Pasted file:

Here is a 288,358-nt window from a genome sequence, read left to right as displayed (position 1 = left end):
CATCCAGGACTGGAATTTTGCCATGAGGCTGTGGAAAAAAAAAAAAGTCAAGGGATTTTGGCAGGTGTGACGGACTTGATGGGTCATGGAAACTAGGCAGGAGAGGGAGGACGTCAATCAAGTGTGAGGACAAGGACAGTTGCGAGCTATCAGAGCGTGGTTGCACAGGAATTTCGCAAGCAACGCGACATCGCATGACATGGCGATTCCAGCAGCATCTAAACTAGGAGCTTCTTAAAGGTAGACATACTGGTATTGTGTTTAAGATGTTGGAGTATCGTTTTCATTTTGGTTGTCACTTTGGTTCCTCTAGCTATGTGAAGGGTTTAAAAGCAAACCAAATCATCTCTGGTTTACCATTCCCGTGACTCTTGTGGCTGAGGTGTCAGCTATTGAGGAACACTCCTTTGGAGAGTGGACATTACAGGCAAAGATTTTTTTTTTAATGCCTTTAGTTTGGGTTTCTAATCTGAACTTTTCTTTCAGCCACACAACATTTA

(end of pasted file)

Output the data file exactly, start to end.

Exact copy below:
Here is a 288,358-nt window from a genome sequence, read left to right as displayed (position 1 = left end):
CATCCAGGACTGGAATTTTGCCATGAGGCTGTGGAAAAAAAAAAAAGTCAAGGGATTTTGGCAGGTGTGACGGACTTGATGGGTCATGGAAACTAGGCAGGAGAGGGAGGACGTCAATCAAGTGTGAGGACAAGGACAGTTGCGAGCTATCAGAGCGTGGTTGCACAGGAATTTCGCAAGCAACGCGACATCGCATGACATGGCGATTCCAGCAGCATCTAAACTAGGAGCTTCTTAAAGGTAGACATACTGGTATTGTGTTTAAGATGTTGGAGTATCGTTTTCATTTTGGTTGTCACTTTGGTTCCTCTAGCTATGTGAAGGGTTTAAAAGCAAACCAAATCATCTCTGGTTTACCATTCCCGTGACTCTTGTGGCTGAGGTGTCAGCTATTGAGGAACACTCCTTTGGAGAGTGGACATTACAGGCAAAGATTTTTTTTTTAATGCCTTTAGTTTGGGTTTCTAATCTGAACTTTTCTTTCAGCCACACAACATTTA